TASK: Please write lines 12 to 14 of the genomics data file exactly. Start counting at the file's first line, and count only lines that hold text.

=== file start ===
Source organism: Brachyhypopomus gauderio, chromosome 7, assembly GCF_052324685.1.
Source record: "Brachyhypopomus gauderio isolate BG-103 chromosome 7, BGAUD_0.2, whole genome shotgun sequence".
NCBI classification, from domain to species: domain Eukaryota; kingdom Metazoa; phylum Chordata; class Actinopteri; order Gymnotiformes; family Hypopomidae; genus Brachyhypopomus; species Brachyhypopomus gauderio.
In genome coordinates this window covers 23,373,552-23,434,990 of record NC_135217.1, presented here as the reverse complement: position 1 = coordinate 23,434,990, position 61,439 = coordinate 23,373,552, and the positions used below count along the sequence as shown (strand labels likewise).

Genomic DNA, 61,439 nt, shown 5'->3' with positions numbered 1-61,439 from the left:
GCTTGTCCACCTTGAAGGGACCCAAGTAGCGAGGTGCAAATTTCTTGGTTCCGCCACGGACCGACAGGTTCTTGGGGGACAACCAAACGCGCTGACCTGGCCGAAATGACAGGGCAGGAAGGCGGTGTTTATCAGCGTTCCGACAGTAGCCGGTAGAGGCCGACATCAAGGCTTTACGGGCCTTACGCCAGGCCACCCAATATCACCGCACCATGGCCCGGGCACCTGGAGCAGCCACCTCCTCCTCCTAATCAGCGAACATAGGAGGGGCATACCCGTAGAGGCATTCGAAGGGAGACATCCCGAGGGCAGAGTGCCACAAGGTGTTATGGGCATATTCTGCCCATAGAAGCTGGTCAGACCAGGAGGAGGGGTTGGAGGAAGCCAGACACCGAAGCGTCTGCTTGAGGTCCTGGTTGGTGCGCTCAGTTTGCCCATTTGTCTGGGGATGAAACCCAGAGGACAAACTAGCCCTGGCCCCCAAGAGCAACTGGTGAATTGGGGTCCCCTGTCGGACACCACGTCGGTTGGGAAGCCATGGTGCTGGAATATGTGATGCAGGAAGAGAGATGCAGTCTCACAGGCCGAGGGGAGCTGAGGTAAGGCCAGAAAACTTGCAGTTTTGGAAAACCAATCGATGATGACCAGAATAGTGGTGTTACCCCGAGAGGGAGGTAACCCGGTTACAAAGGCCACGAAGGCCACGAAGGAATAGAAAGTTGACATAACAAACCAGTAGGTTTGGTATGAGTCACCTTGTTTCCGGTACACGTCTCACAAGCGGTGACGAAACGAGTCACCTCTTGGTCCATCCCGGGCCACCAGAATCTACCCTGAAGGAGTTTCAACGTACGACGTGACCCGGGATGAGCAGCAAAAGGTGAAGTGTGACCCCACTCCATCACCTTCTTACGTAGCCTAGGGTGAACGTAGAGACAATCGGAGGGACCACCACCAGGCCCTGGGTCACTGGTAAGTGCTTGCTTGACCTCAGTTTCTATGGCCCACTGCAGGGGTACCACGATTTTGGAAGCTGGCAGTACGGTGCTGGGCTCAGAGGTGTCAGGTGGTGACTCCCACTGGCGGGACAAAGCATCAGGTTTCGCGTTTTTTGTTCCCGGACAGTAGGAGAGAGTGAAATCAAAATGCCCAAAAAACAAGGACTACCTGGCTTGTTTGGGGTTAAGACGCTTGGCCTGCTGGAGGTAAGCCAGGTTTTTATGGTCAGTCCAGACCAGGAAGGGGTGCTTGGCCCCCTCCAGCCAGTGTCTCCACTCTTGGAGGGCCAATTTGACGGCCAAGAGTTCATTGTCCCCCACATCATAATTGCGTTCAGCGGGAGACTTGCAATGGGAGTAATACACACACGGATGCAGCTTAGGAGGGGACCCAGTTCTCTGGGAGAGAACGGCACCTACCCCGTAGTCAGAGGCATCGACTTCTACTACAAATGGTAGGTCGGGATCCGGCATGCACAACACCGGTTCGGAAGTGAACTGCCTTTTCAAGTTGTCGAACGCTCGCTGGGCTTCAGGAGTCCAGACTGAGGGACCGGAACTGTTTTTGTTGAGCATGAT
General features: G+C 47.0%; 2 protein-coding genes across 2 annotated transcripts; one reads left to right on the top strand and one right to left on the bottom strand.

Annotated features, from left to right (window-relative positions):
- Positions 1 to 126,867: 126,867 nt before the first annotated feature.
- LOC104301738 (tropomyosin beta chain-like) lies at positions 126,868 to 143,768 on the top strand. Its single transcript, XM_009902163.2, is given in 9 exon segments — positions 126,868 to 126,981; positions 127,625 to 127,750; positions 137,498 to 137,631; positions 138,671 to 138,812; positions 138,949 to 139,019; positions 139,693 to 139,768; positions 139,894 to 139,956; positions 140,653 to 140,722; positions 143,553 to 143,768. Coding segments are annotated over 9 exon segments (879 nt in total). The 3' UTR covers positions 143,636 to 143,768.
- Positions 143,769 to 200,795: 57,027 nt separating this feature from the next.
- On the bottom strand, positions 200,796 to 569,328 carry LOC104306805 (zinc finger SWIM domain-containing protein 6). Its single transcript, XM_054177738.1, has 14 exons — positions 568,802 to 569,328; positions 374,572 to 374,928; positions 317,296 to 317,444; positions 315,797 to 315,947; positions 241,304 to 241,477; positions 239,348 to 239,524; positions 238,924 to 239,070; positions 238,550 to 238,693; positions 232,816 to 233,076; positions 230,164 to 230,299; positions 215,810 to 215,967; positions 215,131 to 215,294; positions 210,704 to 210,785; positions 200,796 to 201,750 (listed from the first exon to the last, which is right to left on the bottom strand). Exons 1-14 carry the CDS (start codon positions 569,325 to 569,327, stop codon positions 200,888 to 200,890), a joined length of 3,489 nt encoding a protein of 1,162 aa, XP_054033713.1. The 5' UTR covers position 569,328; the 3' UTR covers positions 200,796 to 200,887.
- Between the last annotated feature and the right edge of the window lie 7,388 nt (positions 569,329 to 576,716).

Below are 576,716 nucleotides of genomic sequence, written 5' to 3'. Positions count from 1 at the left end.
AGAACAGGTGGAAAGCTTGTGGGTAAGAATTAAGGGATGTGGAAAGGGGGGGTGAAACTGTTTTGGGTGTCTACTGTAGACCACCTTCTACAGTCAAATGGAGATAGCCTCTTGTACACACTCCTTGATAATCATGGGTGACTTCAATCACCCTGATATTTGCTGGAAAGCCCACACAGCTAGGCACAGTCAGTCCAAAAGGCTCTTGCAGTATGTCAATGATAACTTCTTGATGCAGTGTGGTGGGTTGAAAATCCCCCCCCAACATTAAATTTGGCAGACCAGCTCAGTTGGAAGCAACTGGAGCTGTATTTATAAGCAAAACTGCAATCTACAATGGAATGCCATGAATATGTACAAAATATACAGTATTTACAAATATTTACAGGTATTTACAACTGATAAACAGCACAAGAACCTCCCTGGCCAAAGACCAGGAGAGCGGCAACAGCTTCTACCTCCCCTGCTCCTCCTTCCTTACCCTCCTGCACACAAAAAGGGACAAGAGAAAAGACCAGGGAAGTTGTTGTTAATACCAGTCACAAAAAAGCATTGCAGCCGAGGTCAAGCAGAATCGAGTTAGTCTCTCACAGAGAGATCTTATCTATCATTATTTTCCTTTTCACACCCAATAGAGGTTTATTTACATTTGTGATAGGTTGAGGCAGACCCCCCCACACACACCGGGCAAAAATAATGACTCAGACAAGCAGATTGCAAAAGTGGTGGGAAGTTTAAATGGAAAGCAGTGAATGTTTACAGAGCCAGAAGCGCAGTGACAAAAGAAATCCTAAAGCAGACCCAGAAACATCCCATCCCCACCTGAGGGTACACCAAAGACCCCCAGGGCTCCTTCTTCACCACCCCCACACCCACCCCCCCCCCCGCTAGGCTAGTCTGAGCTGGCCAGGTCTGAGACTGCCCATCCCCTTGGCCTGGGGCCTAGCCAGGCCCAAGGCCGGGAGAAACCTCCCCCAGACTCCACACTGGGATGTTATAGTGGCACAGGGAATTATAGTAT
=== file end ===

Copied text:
- On the bottom strand, positions 200,796 to 569,328 carry LOC104306805 (zinc finger SWIM domain-containing protein 6). Its single transcript, XM_054177738.1, has 14 exons — positions 568,802 to 569,328; positions 374,572 to 374,928; positions 317,296 to 317,444; positions 315,797 to 315,947; positions 241,304 to 241,477; positions 239,348 to 239,524; positions 238,924 to 239,070; positions 238,550 to 238,693; positions 232,816 to 233,076; positions 230,164 to 230,299; positions 215,810 to 215,967; positions 215,131 to 215,294; positions 210,704 to 210,785; positions 200,796 to 201,750 (listed from the first exon to the last, which is right to left on the bottom strand). Exons 1-14 carry the CDS (start codon positions 569,325 to 569,327, stop codon positions 200,888 to 200,890), a joined length of 3,489 nt encoding a protein of 1,162 aa, XP_054033713.1. The 5' UTR covers position 569,328; the 3' UTR covers positions 200,796 to 200,887.
- Between the last annotated feature and the right edge of the window lie 7,388 nt (positions 569,329 to 576,716).

Below are 576,716 nucleotides of genomic sequence, written 5' to 3'. Positions count from 1 at the left end.